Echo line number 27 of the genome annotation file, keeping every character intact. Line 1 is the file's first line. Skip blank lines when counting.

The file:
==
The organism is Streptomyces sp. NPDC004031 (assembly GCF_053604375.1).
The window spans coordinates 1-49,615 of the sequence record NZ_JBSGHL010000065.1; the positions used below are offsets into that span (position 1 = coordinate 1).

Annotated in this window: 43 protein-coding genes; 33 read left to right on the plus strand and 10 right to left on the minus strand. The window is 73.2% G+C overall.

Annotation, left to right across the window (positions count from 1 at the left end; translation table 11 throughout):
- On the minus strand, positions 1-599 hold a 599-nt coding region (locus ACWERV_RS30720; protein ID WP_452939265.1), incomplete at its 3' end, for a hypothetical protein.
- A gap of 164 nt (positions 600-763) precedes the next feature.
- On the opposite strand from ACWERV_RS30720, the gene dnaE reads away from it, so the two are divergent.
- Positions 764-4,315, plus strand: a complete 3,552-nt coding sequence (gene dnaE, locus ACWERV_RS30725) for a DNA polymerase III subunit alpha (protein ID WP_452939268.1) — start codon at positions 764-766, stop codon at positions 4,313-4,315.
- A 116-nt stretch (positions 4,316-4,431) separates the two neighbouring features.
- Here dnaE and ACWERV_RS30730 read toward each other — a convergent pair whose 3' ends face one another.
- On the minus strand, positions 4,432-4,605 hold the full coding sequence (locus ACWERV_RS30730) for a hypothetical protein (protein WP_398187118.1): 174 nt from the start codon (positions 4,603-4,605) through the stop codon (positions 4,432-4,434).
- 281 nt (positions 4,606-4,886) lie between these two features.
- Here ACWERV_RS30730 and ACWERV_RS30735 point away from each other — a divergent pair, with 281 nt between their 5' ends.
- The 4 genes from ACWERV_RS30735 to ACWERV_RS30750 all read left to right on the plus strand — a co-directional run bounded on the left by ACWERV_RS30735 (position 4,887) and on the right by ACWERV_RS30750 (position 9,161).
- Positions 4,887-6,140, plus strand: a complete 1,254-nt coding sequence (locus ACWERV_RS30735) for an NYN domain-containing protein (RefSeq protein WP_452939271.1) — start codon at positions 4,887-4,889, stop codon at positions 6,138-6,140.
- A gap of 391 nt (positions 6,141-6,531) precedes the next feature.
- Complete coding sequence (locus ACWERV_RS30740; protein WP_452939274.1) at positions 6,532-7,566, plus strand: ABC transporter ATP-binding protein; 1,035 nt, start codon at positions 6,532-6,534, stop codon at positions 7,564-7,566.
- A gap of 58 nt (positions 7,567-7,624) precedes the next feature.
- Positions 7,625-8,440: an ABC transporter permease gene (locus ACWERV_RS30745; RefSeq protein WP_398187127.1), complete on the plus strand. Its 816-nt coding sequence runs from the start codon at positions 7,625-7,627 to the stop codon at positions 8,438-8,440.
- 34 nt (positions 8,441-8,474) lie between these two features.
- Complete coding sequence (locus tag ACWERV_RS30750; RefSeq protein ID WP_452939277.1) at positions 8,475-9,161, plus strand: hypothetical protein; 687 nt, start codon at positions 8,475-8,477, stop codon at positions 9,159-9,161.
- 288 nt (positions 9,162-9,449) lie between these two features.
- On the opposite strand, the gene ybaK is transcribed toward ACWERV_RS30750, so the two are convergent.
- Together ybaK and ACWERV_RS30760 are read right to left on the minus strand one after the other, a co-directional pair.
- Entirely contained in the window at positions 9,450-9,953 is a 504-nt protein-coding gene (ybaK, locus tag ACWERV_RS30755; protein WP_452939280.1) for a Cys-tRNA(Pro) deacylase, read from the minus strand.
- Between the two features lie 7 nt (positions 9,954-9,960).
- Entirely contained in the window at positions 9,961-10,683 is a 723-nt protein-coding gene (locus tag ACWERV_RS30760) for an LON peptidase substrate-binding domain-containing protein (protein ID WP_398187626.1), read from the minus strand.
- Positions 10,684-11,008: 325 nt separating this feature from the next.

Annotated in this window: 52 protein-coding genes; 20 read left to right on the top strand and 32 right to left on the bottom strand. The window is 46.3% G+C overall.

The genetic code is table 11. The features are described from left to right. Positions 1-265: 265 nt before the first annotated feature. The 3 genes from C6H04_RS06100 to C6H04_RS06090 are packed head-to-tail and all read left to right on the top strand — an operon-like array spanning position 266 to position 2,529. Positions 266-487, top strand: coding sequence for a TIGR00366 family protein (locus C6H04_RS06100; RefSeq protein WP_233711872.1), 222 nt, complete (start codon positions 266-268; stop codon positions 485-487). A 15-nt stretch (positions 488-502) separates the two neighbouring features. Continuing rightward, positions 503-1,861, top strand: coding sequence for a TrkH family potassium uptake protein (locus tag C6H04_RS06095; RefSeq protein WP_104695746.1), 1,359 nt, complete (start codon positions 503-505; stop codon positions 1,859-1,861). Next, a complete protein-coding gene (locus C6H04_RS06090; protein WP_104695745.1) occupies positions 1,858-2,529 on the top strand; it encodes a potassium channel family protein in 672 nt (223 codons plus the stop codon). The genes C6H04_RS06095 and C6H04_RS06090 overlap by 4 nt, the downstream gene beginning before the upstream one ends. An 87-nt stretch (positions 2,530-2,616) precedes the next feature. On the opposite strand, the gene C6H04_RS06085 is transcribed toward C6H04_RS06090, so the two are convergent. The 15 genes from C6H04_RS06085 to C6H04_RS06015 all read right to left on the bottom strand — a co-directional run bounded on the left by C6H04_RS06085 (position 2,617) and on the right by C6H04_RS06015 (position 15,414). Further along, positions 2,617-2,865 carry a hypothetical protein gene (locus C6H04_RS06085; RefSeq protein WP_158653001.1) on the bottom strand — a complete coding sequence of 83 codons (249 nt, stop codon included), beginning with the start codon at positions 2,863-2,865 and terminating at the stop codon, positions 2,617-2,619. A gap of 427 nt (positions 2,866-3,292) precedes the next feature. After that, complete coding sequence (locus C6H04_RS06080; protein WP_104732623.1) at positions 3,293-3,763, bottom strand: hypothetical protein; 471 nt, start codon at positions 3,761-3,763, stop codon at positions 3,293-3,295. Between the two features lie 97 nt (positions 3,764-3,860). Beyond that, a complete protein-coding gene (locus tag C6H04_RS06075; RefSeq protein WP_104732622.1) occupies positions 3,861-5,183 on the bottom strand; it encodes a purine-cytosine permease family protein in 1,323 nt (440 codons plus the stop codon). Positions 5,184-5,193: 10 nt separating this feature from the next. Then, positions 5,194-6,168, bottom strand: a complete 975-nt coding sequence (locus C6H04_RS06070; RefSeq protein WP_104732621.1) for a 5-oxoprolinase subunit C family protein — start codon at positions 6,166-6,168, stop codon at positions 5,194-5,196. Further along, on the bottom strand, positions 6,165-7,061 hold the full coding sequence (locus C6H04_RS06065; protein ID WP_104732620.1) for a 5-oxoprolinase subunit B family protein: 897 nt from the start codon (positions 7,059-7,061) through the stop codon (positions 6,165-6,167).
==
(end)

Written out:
- Entirely contained in the window at positions 9,961-10,683 is a 723-nt protein-coding gene (locus tag ACWERV_RS30760) for an LON peptidase substrate-binding domain-containing protein (protein ID WP_398187626.1), read from the minus strand.